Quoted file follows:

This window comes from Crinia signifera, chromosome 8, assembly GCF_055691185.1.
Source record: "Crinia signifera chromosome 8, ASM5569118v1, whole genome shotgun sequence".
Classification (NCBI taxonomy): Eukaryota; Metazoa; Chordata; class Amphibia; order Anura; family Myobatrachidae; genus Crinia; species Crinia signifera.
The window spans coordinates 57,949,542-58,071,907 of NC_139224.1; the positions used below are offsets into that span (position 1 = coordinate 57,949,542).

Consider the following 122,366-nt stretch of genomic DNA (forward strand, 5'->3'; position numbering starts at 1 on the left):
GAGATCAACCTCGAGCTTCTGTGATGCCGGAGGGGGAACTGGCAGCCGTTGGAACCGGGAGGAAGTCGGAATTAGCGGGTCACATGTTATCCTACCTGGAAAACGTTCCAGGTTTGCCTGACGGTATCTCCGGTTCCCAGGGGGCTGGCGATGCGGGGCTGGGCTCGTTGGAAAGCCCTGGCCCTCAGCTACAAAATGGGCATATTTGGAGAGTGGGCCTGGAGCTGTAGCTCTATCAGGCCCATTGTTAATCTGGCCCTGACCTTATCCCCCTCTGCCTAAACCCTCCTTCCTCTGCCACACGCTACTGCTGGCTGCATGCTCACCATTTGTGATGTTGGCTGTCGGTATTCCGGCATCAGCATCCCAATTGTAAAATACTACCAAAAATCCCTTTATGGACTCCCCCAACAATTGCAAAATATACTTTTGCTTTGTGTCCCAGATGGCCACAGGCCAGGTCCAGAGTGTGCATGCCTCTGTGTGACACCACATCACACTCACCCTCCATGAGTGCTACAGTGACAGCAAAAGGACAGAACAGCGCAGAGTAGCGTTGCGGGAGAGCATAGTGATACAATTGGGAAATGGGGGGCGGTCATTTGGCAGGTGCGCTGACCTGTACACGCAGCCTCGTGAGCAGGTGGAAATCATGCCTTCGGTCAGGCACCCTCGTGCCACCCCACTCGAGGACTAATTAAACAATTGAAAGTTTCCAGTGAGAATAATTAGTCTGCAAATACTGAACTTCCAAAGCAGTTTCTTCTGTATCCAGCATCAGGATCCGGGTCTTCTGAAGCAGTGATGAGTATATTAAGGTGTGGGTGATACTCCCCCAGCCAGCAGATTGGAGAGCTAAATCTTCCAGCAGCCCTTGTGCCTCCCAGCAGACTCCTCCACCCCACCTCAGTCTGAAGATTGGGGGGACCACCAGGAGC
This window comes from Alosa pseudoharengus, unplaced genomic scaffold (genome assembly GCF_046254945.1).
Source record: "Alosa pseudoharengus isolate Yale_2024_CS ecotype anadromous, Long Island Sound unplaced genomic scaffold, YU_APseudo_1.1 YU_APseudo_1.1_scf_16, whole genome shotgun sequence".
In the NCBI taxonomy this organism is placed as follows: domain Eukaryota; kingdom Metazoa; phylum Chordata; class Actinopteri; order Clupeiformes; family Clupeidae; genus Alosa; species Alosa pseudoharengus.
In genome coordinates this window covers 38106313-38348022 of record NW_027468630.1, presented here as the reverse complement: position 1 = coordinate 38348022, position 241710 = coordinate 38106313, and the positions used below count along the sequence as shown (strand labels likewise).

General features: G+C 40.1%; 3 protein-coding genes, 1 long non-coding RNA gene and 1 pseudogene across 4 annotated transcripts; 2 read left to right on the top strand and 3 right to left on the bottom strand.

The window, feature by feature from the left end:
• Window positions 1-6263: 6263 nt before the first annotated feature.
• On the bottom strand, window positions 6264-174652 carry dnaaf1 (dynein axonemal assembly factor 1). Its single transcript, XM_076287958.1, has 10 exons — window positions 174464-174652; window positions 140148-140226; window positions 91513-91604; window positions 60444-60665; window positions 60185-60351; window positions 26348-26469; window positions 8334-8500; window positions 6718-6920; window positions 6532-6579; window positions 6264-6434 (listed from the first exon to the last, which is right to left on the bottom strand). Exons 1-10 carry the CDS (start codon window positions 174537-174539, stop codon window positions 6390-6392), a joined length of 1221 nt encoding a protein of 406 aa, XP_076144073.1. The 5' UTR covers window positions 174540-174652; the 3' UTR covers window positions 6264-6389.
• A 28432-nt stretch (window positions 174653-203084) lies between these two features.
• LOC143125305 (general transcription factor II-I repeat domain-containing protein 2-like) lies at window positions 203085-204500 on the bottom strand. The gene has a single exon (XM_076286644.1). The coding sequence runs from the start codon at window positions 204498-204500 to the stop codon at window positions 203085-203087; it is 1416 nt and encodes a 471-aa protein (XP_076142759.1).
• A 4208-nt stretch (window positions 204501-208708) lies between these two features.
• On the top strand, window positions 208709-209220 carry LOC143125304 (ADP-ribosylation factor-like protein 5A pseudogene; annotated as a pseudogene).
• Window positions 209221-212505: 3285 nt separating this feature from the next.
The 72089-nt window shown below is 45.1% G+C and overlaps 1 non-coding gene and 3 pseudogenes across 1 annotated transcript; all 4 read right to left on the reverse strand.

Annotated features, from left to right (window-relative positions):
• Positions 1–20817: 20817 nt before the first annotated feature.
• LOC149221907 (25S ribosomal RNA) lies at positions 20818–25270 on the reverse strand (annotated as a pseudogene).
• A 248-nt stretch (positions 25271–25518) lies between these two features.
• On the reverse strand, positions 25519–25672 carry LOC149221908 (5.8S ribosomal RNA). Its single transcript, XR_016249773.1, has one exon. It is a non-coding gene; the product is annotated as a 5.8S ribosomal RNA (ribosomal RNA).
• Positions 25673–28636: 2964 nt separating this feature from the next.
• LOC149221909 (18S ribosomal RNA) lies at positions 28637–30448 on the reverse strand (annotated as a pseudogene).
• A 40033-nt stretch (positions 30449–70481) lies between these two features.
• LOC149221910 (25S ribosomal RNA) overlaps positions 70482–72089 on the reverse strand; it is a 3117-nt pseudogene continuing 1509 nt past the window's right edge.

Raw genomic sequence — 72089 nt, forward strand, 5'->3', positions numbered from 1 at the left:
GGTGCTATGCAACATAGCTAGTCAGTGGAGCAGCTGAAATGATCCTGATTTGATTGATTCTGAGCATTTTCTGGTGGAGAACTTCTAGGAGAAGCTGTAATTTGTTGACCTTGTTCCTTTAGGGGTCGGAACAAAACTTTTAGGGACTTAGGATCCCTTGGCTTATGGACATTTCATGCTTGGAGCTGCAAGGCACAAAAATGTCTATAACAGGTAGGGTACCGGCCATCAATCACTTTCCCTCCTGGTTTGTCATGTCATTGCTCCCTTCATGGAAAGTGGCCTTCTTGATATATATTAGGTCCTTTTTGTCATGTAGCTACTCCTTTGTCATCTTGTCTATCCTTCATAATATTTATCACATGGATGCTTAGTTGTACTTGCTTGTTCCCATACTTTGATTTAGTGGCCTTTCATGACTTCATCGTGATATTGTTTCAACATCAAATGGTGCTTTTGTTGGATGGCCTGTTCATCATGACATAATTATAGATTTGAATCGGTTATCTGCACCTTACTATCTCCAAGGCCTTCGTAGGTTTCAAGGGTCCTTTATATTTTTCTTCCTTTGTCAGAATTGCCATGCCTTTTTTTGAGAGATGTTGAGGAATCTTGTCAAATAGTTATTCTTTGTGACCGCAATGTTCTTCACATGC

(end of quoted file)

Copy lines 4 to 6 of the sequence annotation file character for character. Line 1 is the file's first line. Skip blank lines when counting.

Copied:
The window spans coordinates 57,949,542-58,071,907 of NC_139224.1; the positions used below are offsets into that span (position 1 = coordinate 57,949,542).

Consider the following 122,366-nt stretch of genomic DNA (forward strand, 5'->3'; position numbering starts at 1 on the left):
GAGATCAACCTCGAGCTTCTGTGATGCCGGAGGGGGAACTGGCAGCCGTTGGAACCGGGAGGAAGTCGGAATTAGCGGGTCACATGTTATCCTACCTGGAAAACGTTCCAGGTTTGCCTGACGGTATCTCCGGTTCCCAGGGGGCTGGCGATGCGGGGCTGGGCTCGTTGGAAAGCCCTGGCCCTCAGCTACAAAATGGGCATATTTGGAGAGTGGGCCTGGAGCTGTAGCTCTATCAGGCCCATTGTTAATCTGGCCCTGACCTTATCCCCCTCTGCCTAAACCCTCCTTCCTCTGCCACACGCTACTGCTGGCTGCATGCTCACCATTTGTGATGTTGGCTGTCGGTATTCCGGCATCAGCATCCCAATTGTAAAATACTACCAAAAATCCCTTTATGGACTCCCCCAACAATTGCAAAATATACTTTTGCTTTGTGTCCCAGATGGCCACAGGCCAGGTCCAGAGTGTGCATGCCTCTGTGTGACACCACATCACACTCACCCTCCATGAGTGCTACAGTGACAGCAAAAGGACAGAACAGCGCAGAGTAGCGTTGCGGGAGAGCATAGTGATACAATTGGGAAATGGGGGGCGGTCATTTGGCAGGTGCGCTGACCTGTACACGCAGCCTCGTGAGCAGGTGGAAATCATGCCTTCGGTCAGGCACCCTCGTGCCACCCCACTCGAGGACTAATTAAACAATTGAAAGTTTCCAGTGAGAATAATTAGTCTGCAAATACTGAACTTCCAAAGCAGTTTCTTCTGTATCCAGCATCAGGATCCGGGTCTTCTGAAGCAGTGATGAGTATATTAAGGTGTGGGTGATACTCCCCCAGCCAGCAGATTGGAGAGCTAAATCTTCCAGCAGCCCTTGTGCCTCCCAGCAGACTCCTCCACCCCACCTCAGTCTGAAGATTGGGGGGACCACCAGGAGC